What types of investment funds are there?
When it comes to putting your money in an investment fund, it's important to understand the different types of funds that exist and the investor profiles they are suitable for. There are numerous investment funds and numerous ways to classify them. However, the most common category, and the one you are most likely to come across, is the category that classifies funds according to the type of asset in which they invest. These are as follows:
Fixed income funds
These funds invest in fixed income instruments like promissory notes, bonds, treasury bills, etc. The value of these funds and their performance are directly related to changes in interest rates. For the risk to be lower, they must be short-term fixed income funds, but the return will also be lower.
This type of fund is particularly suitable for investors with a conservative profile who are willing to assume a lower return for a lower risk.
Money market funds
This investment fund category seeks to maintain the available capital while achieving a return based on short-term interest rates. As their name suggests, these funds are made up of money market assets, mainly cash and short-term credits.
Money market funds are very safe and stable but not very profitable. They are designed for investors who want to accumulate their savings while waiting for the right time to use them.
Investment funds for beginners
If you've never bought an investment fund or you're not sure how they work... We'll explain everything in detail to make it easy for you.Find out more about Funds for beginners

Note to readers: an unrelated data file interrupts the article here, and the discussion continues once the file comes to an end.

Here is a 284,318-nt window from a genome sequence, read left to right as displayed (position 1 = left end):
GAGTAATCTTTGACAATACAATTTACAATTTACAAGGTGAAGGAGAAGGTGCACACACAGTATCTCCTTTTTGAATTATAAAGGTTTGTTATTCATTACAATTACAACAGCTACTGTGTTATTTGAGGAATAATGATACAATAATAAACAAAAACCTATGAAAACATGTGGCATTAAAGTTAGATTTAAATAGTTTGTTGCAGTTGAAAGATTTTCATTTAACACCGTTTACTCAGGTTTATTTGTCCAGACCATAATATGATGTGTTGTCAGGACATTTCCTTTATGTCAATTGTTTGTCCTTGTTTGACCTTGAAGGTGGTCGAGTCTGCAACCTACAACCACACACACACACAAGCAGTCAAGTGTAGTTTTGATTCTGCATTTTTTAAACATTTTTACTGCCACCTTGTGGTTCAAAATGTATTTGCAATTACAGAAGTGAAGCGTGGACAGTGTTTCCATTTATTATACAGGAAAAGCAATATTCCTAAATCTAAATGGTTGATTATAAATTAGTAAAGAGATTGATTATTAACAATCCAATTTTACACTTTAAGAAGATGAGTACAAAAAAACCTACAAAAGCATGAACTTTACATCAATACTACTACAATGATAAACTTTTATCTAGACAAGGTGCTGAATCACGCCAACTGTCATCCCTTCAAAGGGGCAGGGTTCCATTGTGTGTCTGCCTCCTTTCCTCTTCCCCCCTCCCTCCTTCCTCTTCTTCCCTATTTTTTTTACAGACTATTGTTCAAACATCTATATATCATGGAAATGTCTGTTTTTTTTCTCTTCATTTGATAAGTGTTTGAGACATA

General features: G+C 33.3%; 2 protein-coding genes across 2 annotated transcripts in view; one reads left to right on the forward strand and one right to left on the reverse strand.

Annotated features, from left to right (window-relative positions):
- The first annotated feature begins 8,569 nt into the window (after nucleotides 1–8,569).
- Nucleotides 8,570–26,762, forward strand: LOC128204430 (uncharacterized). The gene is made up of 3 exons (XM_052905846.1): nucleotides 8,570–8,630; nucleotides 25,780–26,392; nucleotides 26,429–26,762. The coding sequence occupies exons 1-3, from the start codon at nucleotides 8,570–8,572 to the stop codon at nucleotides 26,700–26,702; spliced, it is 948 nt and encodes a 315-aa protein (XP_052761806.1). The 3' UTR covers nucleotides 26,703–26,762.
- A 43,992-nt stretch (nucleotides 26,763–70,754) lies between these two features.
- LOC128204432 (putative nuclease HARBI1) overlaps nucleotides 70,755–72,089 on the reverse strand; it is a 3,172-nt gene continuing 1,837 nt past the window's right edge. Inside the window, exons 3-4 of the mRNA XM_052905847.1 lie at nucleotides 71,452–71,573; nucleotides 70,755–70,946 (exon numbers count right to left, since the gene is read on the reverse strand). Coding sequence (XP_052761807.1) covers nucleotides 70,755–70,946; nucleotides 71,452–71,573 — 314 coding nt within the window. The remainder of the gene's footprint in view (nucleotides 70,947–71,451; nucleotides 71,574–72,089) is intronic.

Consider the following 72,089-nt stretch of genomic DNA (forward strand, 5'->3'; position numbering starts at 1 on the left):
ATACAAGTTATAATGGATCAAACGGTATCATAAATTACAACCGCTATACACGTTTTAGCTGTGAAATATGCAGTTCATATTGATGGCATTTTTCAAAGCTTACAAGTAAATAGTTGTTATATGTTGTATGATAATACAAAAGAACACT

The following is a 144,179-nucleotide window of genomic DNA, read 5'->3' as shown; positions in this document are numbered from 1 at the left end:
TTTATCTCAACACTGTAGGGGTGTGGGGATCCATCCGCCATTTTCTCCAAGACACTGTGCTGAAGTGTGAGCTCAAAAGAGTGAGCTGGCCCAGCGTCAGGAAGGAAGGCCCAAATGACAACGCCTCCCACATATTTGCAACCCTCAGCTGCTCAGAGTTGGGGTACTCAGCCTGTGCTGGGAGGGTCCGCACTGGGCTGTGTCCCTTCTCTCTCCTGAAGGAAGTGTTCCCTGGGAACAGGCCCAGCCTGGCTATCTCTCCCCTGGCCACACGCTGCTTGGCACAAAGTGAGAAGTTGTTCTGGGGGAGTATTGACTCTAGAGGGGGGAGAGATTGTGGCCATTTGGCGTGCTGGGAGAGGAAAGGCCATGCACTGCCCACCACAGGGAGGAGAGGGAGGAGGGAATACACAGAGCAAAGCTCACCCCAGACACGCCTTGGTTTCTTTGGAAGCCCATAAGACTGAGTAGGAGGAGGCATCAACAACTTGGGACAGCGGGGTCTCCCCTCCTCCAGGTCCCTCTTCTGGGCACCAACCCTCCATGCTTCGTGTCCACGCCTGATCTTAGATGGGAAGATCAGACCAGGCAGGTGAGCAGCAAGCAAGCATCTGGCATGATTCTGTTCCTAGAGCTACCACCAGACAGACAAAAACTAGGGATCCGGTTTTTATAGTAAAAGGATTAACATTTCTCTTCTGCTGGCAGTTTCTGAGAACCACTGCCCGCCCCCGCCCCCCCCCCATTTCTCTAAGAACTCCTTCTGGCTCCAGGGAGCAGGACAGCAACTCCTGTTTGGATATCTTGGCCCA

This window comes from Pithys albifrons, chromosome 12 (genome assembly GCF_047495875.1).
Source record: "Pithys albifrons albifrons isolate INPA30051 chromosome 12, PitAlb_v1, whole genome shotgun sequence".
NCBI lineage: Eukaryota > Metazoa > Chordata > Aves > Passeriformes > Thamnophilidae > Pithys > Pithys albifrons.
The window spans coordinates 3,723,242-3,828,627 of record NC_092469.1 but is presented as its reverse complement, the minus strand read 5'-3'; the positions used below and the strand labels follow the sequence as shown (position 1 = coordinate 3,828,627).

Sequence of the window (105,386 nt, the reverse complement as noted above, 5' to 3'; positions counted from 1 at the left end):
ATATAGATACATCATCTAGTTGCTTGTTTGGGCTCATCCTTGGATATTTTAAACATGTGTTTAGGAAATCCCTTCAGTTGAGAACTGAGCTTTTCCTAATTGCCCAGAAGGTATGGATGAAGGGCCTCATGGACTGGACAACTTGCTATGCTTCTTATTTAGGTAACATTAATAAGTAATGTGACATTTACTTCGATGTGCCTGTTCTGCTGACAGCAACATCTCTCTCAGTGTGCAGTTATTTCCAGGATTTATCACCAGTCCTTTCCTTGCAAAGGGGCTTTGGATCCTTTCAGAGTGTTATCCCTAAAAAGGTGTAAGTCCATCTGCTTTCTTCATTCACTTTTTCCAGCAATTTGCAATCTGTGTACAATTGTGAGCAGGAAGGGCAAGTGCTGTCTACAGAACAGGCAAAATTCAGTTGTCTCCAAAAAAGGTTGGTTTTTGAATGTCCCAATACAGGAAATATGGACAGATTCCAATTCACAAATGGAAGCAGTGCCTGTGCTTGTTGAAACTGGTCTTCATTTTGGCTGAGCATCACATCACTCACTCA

These funds are mainly made up of stocks. They are divided into different categories according to characteristics like the markets in which they invest or the sectors of activity. These investment funds yield a higher return than fixed income funds but the risk is also higher. Equity funds are recommended for investors with a more audacious profile who are willing to assume a higher risk in exchange for a higher return.
These funds invest in a combination of fixed income and equity instruments. The level of risk will depend on the percentage of each type of instrument, so it's important to know the proportions. If the fund is made up of a higher percentage of fixed income, the risk will be lower and so will the return. Conversely, if the fund is made up of a higher percentage of equities, the risk will be higher and so will the expected return. Mixed funds are suitable for all types of profiles, depending on the percentage you want to invest in fixed income and equities.
The main characteristic of these funds is that you can recover your investment up to a certain date and, in some cases, get an additional return. Guaranteed funds include fixed-income funds (which guarantee the initial capital invested plus a fixed return at the maturity date) and equity funds (which guarantee the initial capital invested plus a return based on the performance of the assets in the fund). In the case of guaranteed equity funds, if the markets in which they invest don't perform as expected, you will not get any additional return. These funds are designed for investors with a conservative profile who are willing to leave their money in the fund for a long time.
Free or alternative management funds
This type of fund gives the fund manager the freedom to use a variety of methods to obtain the highest possible return. Also known as hedge funds, alternative management funds seek to obtain a positive return regardless of market conditions.
The risk with this type of fund is situated halfway between fixed income and equity funds.
This funds in this category are differentiated by criteria or characteristics such as the currency in which they operate, the geographical area, the business sector of the companies in which they invest, or the social responsibility criteria of the companies selected for investment. But over and above these concepts and characteristics, the most important criterion – the one that should guide your choice fund – is the return you hope to obtain and the risk you are willing to assume. In other words, start by choosing between a conservative, dynamic or aggressive investment fund.